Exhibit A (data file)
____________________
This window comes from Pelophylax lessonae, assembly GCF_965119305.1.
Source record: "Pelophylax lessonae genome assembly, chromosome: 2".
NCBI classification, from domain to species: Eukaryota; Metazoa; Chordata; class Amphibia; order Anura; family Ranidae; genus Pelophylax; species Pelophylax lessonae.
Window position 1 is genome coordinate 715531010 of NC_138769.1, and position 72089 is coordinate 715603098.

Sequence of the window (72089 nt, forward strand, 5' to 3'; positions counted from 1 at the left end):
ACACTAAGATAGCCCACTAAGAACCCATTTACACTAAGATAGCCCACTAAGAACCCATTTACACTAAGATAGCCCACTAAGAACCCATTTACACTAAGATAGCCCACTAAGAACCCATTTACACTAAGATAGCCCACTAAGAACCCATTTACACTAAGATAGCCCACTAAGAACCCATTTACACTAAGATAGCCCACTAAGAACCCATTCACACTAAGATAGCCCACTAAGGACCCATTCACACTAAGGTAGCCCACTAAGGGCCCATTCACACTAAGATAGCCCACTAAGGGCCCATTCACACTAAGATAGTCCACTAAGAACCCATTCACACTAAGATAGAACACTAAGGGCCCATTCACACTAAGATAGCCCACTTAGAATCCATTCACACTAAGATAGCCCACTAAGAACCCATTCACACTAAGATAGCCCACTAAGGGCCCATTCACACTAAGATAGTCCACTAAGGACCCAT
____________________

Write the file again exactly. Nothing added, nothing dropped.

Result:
This window comes from Pelophylax lessonae, assembly GCF_965119305.1.
Source record: "Pelophylax lessonae genome assembly, chromosome: 2".
NCBI classification, from domain to species: Eukaryota; Metazoa; Chordata; class Amphibia; order Anura; family Ranidae; genus Pelophylax; species Pelophylax lessonae.
Window position 1 is genome coordinate 715531010 of NC_138769.1, and position 72089 is coordinate 715603098.

Sequence of the window (72089 nt, forward strand, 5' to 3'; positions counted from 1 at the left end):
ACACTAAGATAGCCCACTAAGAACCCATTTACACTAAGATAGCCCACTAAGAACCCATTTACACTAAGATAGCCCACTAAGAACCCATTTACACTAAGATAGCCCACTAAGAACCCATTTACACTAAGATAGCCCACTAAGAACCCATTTACACTAAGATAGCCCACTAAGAACCCATTTACACTAAGATAGCCCACTAAGAACCCATTCACACTAAGATAGCCCACTAAGGACCCATTCACACTAAGGTAGCCCACTAAGGGCCCATTCACACTAAGATAGCCCACTAAGGGCCCATTCACACTAAGATAGTCCACTAAGAACCCATTCACACTAAGATAGAACACTAAGGGCCCATTCACACTAAGATAGCCCACTTAGAATCCATTCACACTAAGATAGCCCACTAAGAACCCATTCACACTAAGATAGCCCACTAAGGGCCCATTCACACTAAGATAGTCCACTAAGGACCCAT